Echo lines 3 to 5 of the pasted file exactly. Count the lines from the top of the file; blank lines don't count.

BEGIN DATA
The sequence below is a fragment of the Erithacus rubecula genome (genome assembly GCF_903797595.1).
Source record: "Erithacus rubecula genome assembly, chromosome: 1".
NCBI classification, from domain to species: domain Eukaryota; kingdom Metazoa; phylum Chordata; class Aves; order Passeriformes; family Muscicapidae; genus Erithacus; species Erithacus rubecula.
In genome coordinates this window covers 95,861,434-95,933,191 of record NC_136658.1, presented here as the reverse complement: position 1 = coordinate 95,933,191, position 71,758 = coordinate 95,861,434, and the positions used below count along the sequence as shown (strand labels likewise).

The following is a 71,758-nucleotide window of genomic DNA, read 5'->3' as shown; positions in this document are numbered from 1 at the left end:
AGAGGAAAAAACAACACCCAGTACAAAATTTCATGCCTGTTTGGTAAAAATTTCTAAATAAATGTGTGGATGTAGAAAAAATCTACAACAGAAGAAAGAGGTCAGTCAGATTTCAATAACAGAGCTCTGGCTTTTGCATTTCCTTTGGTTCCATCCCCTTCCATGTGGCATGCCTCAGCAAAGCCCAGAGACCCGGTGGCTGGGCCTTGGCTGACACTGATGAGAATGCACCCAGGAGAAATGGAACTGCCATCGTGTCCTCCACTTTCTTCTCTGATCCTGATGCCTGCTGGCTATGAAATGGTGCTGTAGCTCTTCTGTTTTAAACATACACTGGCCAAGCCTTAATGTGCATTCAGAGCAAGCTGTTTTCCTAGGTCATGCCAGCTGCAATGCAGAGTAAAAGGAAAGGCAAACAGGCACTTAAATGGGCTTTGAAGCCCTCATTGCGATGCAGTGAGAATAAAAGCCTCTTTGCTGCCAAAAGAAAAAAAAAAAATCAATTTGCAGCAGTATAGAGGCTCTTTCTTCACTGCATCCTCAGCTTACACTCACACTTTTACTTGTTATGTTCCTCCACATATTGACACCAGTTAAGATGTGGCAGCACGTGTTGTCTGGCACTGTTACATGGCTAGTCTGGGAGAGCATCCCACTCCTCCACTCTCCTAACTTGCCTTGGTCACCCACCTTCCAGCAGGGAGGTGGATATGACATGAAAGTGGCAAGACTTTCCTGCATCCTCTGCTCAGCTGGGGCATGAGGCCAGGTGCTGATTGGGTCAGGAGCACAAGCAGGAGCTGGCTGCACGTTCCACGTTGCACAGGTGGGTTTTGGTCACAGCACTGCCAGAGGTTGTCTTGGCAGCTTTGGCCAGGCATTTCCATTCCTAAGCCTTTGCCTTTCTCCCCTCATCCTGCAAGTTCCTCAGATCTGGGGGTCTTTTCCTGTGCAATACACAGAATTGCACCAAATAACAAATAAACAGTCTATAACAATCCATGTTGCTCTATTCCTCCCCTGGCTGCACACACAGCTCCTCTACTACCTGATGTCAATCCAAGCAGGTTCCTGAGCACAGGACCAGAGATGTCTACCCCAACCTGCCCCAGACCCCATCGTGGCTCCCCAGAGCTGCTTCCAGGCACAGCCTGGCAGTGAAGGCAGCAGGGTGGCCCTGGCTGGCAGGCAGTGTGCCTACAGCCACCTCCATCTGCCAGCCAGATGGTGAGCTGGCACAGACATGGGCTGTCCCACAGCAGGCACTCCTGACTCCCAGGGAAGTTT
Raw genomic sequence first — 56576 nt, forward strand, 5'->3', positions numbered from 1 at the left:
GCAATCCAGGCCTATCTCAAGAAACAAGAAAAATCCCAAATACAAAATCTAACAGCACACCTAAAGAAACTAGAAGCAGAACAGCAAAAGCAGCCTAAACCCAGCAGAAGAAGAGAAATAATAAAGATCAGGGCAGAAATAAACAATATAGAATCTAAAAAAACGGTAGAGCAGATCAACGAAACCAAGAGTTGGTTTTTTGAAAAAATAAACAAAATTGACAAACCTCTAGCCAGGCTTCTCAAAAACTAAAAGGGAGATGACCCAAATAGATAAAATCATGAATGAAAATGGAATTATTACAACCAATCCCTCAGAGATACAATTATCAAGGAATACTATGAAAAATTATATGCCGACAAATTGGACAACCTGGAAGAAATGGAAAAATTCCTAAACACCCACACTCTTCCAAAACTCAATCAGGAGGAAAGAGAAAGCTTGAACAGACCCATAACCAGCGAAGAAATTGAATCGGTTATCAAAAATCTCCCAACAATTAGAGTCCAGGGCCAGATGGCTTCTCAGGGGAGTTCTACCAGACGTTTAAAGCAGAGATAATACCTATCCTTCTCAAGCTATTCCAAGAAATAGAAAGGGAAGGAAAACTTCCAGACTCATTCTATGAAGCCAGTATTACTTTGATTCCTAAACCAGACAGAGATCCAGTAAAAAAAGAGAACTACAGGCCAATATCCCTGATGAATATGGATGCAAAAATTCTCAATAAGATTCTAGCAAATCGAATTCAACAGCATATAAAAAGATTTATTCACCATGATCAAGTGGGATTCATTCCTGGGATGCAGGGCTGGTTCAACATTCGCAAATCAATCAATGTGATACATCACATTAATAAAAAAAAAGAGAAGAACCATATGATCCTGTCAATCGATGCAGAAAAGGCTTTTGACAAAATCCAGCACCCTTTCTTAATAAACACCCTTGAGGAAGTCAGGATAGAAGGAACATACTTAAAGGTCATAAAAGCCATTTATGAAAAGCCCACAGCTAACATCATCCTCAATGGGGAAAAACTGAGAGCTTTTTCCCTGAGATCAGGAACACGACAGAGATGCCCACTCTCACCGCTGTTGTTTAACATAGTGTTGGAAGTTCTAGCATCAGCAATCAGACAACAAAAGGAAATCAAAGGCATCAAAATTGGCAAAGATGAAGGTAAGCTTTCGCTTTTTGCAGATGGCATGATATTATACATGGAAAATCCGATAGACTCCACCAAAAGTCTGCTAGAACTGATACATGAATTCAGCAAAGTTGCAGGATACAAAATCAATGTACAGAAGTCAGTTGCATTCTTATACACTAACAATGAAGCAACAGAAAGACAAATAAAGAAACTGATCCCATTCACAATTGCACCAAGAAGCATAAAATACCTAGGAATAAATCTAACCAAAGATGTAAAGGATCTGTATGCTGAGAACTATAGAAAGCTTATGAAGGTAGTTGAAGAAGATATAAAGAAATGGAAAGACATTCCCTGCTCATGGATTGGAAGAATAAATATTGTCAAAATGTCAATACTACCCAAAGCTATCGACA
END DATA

NCBI classification, from domain to species: domain Eukaryota; kingdom Metazoa; phylum Chordata; class Aves; order Passeriformes; family Muscicapidae; genus Erithacus; species Erithacus rubecula.
In genome coordinates this window covers 95,861,434-95,933,191 of record NC_136658.1, presented here as the reverse complement: position 1 = coordinate 95,933,191, position 71,758 = coordinate 95,861,434, and the positions used below count along the sequence as shown (strand labels likewise).

The following is a 71,758-nucleotide window of genomic DNA, read 5'->3' as shown; positions in this document are numbered from 1 at the left end: